This cancelation strategy is illustrated in Algorithm 1. Every continuous patch of active pixels requires a fixed number of events to be canceled from it. This cancel mask is denoted by “cancel.” The pixel array is denoted by “p” where pixel values are either 0 or 1. This is proportional to the self-velocity of the predator and the depth of the pixel undergoing the cancelation operation (Figure 2B). vH and vV denote the scalar horizontal and vertical component of the predator motion including velocity and rotation which is called self-velocity in the article. This is acquired through the onboard IMU of the event camera. The depth is acquired from a stereo camera which provides depth for every pixels in meters. The velocity and depth are both normalized using empirically found multipliers to make them dimensionless for addition in Algorithm 1. Figure 2 shows the cancelation strategy with the number of events to be canceled at every position shown in Figure 2C. With the prey motion being faster than the steady environment, the activity corresponding to the prey persists even after the cancelation while the activity corresponding to the stationary background gets canceled. Figure 2D shows the image after canceling out the ego-motion generated events. Horizontal and vertical binned histogram computation of the number of surviving pixels in this image gives the approximate position of the prey.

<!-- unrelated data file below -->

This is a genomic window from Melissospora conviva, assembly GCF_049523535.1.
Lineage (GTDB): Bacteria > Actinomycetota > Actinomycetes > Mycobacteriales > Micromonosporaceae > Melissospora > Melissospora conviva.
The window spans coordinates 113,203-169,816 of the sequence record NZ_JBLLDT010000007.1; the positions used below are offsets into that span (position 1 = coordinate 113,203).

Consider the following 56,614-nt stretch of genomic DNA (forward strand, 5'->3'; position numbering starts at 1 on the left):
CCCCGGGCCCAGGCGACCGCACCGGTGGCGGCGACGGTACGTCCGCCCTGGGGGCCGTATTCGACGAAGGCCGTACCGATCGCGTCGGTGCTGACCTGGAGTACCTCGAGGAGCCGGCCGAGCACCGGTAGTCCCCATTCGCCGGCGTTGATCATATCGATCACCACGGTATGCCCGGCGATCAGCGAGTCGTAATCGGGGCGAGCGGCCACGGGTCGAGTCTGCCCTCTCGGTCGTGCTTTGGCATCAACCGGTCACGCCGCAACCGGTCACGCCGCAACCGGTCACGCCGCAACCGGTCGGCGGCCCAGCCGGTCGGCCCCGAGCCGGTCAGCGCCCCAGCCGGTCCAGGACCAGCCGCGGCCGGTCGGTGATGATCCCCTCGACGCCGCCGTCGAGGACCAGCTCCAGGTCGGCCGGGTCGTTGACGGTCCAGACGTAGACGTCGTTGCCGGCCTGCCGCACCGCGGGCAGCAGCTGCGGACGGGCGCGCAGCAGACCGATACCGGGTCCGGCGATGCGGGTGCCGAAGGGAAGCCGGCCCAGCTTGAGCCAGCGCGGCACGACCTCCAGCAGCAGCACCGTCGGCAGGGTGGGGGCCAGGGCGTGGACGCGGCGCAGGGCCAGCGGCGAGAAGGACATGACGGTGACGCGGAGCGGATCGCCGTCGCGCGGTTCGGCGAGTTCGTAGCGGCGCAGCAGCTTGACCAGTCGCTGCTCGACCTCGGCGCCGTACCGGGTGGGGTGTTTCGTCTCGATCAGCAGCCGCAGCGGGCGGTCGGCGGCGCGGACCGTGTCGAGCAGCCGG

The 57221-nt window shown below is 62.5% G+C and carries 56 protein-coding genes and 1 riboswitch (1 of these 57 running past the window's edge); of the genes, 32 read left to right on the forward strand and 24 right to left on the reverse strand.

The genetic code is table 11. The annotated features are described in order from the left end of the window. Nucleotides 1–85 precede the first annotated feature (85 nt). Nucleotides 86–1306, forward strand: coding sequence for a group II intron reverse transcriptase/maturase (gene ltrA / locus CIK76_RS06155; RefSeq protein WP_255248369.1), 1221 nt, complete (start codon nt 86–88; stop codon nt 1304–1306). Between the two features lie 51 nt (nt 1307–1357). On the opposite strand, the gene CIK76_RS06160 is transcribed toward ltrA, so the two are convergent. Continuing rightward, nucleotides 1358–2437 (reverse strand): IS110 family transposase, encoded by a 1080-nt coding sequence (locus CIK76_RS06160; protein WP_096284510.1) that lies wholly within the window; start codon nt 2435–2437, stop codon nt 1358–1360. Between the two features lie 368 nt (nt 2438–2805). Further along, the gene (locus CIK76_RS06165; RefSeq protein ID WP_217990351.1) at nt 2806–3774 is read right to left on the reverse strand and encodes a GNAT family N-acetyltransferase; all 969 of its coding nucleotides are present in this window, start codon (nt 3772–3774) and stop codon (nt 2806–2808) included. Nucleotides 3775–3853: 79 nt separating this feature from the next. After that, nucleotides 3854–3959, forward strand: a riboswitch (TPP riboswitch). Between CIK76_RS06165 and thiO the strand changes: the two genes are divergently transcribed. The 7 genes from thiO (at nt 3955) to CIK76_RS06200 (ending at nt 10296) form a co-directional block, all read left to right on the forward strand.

However, this analysis relies on an event accumulated frame-based computation which adds an additional overhead of frame accumulation on the asynchronous event stream from the DVS camera. Processing of the incoming events in the matched asynchronous modality offers higher speed and energy efficiency in the sparse computation effort. This is because accumulating the frame followed by cancelation (matrix operations on n×n matrix) adds O(n2+m) complexity where m is the number of events. On the other hand, processing the events independently allows the speed of O(m). Therefore, we propose a four-layered SNN for processing of Algorithm 1 in real-time. The network gets its inspiration from recent neuro-biological discoveries explained in Section 4.
Every incoming event carries its location (x, y), time of generation (t), and polarity (p) feeding to the input layer of the network shown in Figure 3A. Each spiking neuron obeys the integrate and fire (IF) dynamics shown in the following equations.
Figure 3. (A) Four-layer ego-motion filtering SNN. Event-data, self-velocity, and depth information constitute the input and identified position of the prey is provided at the output. (B) Event-accumulated frame within a time window. (C,D) Membrane potential of the neurons in layers 2H and 2V. Patches of continuous event activity cause higher membrane potential build-up. This makes patches of high activity likely to spike more. (E,F) Spikes issued by the 2H and 2V neurons. The prey activity preferentially survives because of the presence of continuous event patches near the prey. (G) Spiking of Layer 3 neurons with AND operation on layer 2V and 2H for SNN output generation.